(18) See 21 U.S.C. [section] 355(b) (2) (2000) (allowing an applicant to rely on investigations "not conducted by or for the applicant and for which the applicant has not obtained a right of reference or use from the person by or for whom the investigations were conducted").
(19) Id. Examples of changes that can be made with a section 505(b)(2) filing include changes in dosage, form, strength, or route of administration. Id.
(20) Id. [section] 355(j)(2)(A)(vii).
(21) Id. [section] 355(j)(2)(A)(viii) (requiring a "statement that the method of use patent does not claim" the use for which the ANDA was submitted).
(22) See id. [section] 355(j)(2)(A)(vii); 21 C.F.R. [section] 314.95(a) (2007) (discussing the notice of certification requirement).
(23) See 21 U.S.C. [section] 355(j)(5)(B)(iii) (Supp. IV 2004); 21 C.F.R. [section] 314.95(f) (2007) (explaining that the FDA will count the day following the date of receipt of the notice as the first day of the lorry-five-day period).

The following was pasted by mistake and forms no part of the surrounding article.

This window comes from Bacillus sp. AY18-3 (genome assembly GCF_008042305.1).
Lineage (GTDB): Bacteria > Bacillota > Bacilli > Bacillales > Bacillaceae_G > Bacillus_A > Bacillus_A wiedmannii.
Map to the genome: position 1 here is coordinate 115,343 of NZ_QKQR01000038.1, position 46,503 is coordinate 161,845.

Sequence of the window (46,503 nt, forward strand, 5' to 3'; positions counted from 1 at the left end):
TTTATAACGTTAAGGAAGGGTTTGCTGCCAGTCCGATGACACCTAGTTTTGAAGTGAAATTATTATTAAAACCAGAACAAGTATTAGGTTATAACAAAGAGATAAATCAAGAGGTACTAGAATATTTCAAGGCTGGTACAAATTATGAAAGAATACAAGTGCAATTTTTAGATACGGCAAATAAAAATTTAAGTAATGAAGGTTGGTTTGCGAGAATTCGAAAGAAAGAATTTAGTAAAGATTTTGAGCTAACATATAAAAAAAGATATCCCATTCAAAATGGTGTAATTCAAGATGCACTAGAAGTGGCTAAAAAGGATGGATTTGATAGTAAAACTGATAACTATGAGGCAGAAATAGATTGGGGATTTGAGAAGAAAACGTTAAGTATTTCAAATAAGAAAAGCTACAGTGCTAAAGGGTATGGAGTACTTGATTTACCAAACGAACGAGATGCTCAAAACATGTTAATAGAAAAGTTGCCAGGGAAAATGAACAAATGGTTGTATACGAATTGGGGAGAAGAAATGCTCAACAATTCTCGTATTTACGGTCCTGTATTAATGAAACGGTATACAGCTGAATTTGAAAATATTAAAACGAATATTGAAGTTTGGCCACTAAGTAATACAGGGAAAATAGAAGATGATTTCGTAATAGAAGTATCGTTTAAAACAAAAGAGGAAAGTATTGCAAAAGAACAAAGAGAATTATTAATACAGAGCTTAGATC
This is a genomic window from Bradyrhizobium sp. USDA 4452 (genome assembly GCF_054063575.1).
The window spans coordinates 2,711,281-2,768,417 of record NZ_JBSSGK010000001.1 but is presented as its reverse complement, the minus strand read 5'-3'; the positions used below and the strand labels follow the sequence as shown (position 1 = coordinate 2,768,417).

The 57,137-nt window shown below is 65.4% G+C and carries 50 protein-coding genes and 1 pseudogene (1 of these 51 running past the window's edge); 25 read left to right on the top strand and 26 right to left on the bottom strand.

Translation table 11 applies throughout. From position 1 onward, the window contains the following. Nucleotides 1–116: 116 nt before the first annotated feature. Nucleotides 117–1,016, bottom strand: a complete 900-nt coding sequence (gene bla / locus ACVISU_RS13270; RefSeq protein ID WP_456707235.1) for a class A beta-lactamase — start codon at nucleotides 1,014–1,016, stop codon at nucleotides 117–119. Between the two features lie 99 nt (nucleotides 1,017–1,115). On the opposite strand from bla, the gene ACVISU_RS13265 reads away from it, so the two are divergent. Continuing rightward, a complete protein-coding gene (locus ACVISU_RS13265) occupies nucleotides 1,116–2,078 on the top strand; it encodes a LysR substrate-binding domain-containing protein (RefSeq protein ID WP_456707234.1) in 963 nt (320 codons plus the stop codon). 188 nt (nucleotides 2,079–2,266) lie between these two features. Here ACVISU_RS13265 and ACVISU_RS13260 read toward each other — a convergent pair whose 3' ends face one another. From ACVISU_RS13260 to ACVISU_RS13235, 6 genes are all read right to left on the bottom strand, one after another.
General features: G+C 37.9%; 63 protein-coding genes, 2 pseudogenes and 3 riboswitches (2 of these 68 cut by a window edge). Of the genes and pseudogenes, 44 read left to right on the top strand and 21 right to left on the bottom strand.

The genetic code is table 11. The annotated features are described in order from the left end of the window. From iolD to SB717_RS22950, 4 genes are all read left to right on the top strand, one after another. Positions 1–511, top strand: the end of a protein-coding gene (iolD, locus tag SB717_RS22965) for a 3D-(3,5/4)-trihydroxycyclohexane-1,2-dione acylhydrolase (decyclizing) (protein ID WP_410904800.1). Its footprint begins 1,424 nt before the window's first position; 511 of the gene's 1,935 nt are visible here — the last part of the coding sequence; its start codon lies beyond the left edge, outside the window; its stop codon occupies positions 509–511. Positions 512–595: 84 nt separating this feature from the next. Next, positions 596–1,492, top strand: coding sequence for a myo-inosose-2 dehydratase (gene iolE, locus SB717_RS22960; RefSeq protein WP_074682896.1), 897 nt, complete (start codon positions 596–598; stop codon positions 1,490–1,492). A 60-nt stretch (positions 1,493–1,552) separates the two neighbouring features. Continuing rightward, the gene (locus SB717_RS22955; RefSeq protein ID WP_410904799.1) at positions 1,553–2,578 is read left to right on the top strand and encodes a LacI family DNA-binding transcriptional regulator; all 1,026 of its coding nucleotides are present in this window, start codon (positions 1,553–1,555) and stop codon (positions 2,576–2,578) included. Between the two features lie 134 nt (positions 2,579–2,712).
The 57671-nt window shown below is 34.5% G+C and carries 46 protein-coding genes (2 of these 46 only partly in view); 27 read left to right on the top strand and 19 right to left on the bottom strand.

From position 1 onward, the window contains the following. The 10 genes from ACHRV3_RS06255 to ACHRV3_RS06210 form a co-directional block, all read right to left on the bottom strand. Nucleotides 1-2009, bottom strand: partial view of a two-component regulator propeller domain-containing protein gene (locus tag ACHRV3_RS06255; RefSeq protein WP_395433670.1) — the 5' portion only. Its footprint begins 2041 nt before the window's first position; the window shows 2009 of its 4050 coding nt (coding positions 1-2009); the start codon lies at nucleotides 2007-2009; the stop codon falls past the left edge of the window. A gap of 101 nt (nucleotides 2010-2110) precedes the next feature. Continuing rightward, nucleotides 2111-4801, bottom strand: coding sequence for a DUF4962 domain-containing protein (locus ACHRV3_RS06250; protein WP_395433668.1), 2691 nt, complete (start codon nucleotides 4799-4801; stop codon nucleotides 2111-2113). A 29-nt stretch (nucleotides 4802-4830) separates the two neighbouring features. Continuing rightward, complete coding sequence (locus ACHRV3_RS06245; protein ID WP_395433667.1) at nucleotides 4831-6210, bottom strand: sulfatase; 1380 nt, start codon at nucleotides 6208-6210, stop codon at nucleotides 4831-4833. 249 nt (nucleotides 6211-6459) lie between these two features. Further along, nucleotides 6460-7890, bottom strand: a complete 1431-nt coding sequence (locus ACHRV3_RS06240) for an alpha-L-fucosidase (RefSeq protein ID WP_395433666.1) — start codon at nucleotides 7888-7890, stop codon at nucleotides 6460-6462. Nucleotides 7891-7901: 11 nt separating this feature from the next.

(24) 21 U.S.C. [section] 355(j)(5)(B)(iii); 21 C.F.R. [section] 314.95(f).
(25) 21 C.F.R. [section] 314.94(a)(12)(iii)(A) (2007).
(26) See infra notes 30-31 and accompanying text. The section eight statement is just one type of situation where an applicant may invoke the labeling carve-out exception.
(27) A listed drug is defined as a "new drug product that has an effective approval ... for safety and effectiveness.... Listed drug status is evidenced by the drug product's identification as a drug with an effective approval in the current edition of FDA's [ Orange Book]." 21 C.F.R. [section] 314.3(b) (2007).